The late Brooks Hays once said, "I felt like the sparrow that flew into a badminton game." Observing, reporting on, and communing with scholars and activists in the worlds marked "religious" and "secular" is not as hazardous as was Hays' great and delicate work in decades of racial confrontations and change. Yet one does a bit of ducking and soaring when flying into the religious-secular reporting zones.
One pile of clippings on my desk is from humanist magazines that ask nervously, "Can secularism survive?" and "Has unbelief a future?" They assess a national scene in which hard-line and soft-line religion, belligerent and beguiling at once, seems to grow and threaten. The other pile of clippings comes from religious and in our nation usually Christian observers and critics of non-, un-, and anti-religious scenes, especially in the media and the academy. Some of the authors offer thoughtful accounts, while others exploit the same scene, exaggerating all reports of legal or attitudinal "onslaughts" on faith.
Among the thoughtful ponderings is emeritus professor C. John Somerville's The Decline of the Secular University, which is not a whining book but one that questions the universities of today for having lost their moorings by failing to address the big questions, which are often religious. Take it seriously.
Then a swing of the badminton racket from the other side of the court comes in the form of an essay by David A. Hollinger, reprinted in his new Cosmopolitanism and Solidarity. That I have high regard for Hollinger should be obvious, since I co-invited him to be the visitor when I co-taught an endowed Brauer Seminar at the University of Chicago more than a decade ago. His take on "ethnoracial, religious, and professional affiliation" words in his book's subtitle have long informed me. Now what to make of his essay "Enough Already: Universities Do Not Need More Christianity"? He wrote it after having been a minority voice at a religion-friendly seminar sponsored by the Lilly Endowment.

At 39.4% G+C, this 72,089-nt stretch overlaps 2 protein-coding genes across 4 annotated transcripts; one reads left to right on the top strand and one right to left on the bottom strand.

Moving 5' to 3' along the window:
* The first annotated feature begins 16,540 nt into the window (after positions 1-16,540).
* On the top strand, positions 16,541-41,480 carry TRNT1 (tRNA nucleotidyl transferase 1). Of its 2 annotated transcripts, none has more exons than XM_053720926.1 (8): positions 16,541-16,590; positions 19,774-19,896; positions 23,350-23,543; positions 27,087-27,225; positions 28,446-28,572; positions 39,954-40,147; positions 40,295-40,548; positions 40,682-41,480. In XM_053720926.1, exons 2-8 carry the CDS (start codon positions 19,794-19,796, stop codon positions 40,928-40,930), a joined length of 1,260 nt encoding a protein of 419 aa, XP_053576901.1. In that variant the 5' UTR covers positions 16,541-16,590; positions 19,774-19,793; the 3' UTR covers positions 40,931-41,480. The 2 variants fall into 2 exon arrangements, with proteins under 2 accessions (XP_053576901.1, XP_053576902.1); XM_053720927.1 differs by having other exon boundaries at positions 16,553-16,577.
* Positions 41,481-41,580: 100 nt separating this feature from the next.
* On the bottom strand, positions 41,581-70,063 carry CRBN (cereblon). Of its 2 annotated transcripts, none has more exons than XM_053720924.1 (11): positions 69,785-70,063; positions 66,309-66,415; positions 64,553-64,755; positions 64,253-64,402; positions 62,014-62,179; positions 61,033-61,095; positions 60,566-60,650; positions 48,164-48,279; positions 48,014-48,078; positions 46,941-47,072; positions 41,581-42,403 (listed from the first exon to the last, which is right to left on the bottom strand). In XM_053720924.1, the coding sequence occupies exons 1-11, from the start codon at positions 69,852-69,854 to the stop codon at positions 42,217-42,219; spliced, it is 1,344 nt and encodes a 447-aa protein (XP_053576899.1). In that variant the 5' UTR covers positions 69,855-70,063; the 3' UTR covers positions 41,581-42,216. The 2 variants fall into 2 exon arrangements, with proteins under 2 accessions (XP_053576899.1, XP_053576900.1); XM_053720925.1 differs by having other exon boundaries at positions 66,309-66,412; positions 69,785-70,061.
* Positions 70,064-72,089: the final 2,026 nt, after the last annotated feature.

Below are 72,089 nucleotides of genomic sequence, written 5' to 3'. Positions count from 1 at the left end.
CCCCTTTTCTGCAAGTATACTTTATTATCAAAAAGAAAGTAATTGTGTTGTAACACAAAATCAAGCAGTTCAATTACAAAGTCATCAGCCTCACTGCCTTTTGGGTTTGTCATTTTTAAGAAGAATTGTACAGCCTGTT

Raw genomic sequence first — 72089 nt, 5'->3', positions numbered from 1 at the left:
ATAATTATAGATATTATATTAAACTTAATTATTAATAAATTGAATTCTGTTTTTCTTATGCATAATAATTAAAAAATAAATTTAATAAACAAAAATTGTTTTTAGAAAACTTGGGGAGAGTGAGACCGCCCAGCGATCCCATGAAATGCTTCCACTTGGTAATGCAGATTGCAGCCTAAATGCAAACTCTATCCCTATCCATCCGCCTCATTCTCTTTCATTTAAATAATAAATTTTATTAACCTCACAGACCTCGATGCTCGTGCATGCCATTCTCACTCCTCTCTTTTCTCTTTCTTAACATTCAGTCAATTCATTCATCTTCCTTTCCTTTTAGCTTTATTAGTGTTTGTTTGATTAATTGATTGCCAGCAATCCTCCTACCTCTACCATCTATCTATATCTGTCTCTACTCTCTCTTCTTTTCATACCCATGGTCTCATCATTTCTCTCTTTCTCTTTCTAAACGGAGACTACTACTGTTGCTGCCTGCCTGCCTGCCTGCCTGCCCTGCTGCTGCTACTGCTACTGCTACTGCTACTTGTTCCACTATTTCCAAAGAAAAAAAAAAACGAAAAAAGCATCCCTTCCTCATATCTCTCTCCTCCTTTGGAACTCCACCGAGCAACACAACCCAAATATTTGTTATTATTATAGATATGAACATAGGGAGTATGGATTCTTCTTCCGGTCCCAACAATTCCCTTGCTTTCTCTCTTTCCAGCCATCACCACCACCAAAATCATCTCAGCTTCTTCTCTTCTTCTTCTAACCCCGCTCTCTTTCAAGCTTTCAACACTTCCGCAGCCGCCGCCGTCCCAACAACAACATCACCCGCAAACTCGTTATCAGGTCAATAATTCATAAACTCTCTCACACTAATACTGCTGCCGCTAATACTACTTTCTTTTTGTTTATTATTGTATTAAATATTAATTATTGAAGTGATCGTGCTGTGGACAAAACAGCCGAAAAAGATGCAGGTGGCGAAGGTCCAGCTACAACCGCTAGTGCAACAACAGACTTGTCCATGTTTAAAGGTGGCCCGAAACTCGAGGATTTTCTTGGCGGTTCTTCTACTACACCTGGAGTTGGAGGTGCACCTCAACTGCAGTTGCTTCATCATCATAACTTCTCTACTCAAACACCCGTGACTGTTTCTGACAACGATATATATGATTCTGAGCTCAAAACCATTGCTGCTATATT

As the figurative badminton rackets are swung here, this sparrow has to ask whether the two scholars perceive the same boundaries, net, and shuttlecock. Some confusion may result from the fact that Somerville's "inspiration of religion" in culture and Hollinger's use of the term "Christianity" don't quite match. Hollinger wants colleagues to be more about "reinforcing the rules of secular inquiry than bending those rules to pay more homage to Christianity." He agrees that scholars have not paid enough attention to religion, including Christianity, in the academy, but now is concerned that advocates of religious studies and religious motifs in all cultural disciplines too often privilege Christianity and this surprised me, as I am unaware of it in today's context that this privileging too often has meant discrimination against Jews. I breathed more easily to read the end of the sentence: "... in blatant forms as recently as the 1940s." That was indeed the case, but would be hard to spot today.
Some critical Christian intellectuals and "ordinary folk" even fault students of religion and religious themes on campuses for not being Christian enough, for being too even-handed and friendly to all religions. Is it "their serve" now?
Martin E. Marty's biography, current projects, upcoming events, publications, and contact information can be found at www.illuminos.com. Original Source: Sightings A biweekly, electronic editorial published by the Marty Center at the University of Chicago Divinity School.